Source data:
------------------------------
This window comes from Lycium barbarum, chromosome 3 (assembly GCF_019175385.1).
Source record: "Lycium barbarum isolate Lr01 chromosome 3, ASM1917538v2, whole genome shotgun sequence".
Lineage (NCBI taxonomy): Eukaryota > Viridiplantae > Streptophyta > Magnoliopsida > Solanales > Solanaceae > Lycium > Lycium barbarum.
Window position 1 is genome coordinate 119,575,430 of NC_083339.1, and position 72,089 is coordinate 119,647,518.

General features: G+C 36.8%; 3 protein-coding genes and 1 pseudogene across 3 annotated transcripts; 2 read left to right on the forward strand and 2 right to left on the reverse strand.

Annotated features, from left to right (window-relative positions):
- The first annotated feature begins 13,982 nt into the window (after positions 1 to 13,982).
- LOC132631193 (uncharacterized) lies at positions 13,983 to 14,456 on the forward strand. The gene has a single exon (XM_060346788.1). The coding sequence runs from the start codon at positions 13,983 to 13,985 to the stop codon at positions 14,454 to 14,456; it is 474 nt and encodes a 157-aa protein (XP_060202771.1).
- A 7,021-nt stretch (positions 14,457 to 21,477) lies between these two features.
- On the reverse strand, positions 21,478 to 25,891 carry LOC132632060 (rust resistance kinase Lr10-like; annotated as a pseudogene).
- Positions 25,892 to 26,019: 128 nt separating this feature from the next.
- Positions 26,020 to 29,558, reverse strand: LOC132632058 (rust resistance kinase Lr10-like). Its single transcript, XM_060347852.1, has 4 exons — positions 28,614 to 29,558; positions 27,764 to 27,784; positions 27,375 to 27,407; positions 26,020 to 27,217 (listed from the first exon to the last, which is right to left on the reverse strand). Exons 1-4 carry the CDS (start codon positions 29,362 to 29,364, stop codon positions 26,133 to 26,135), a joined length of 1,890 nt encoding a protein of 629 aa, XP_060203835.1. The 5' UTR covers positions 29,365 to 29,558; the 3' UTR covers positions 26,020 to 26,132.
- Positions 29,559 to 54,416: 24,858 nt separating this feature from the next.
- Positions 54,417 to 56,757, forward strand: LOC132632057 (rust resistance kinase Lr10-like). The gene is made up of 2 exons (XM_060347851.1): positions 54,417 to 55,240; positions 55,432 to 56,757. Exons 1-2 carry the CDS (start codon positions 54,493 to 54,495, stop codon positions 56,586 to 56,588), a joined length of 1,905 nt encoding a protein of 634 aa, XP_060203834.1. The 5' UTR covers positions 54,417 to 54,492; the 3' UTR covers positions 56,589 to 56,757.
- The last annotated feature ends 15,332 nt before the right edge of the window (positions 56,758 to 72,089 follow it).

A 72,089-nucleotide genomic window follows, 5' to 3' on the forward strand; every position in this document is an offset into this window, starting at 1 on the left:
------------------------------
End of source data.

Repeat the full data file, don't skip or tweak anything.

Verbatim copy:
This window comes from Lycium barbarum, chromosome 3 (assembly GCF_019175385.1).
Source record: "Lycium barbarum isolate Lr01 chromosome 3, ASM1917538v2, whole genome shotgun sequence".
Lineage (NCBI taxonomy): Eukaryota > Viridiplantae > Streptophyta > Magnoliopsida > Solanales > Solanaceae > Lycium > Lycium barbarum.
Window position 1 is genome coordinate 119,575,430 of NC_083339.1, and position 72,089 is coordinate 119,647,518.

General features: G+C 36.8%; 3 protein-coding genes and 1 pseudogene across 3 annotated transcripts; 2 read left to right on the forward strand and 2 right to left on the reverse strand.

Annotated features, from left to right (window-relative positions):
- The first annotated feature begins 13,982 nt into the window (after positions 1 to 13,982).
- LOC132631193 (uncharacterized) lies at positions 13,983 to 14,456 on the forward strand. The gene has a single exon (XM_060346788.1). The coding sequence runs from the start codon at positions 13,983 to 13,985 to the stop codon at positions 14,454 to 14,456; it is 474 nt and encodes a 157-aa protein (XP_060202771.1).
- A 7,021-nt stretch (positions 14,457 to 21,477) lies between these two features.
- On the reverse strand, positions 21,478 to 25,891 carry LOC132632060 (rust resistance kinase Lr10-like; annotated as a pseudogene).
- Positions 25,892 to 26,019: 128 nt separating this feature from the next.
- Positions 26,020 to 29,558, reverse strand: LOC132632058 (rust resistance kinase Lr10-like). Its single transcript, XM_060347852.1, has 4 exons — positions 28,614 to 29,558; positions 27,764 to 27,784; positions 27,375 to 27,407; positions 26,020 to 27,217 (listed from the first exon to the last, which is right to left on the reverse strand). Exons 1-4 carry the CDS (start codon positions 29,362 to 29,364, stop codon positions 26,133 to 26,135), a joined length of 1,890 nt encoding a protein of 629 aa, XP_060203835.1. The 5' UTR covers positions 29,365 to 29,558; the 3' UTR covers positions 26,020 to 26,132.
- Positions 29,559 to 54,416: 24,858 nt separating this feature from the next.
- Positions 54,417 to 56,757, forward strand: LOC132632057 (rust resistance kinase Lr10-like). The gene is made up of 2 exons (XM_060347851.1): positions 54,417 to 55,240; positions 55,432 to 56,757. Exons 1-2 carry the CDS (start codon positions 54,493 to 54,495, stop codon positions 56,586 to 56,588), a joined length of 1,905 nt encoding a protein of 634 aa, XP_060203834.1. The 5' UTR covers positions 54,417 to 54,492; the 3' UTR covers positions 56,589 to 56,757.
- The last annotated feature ends 15,332 nt before the right edge of the window (positions 56,758 to 72,089 follow it).

A 72,089-nucleotide genomic window follows, 5' to 3' on the forward strand; every position in this document is an offset into this window, starting at 1 on the left: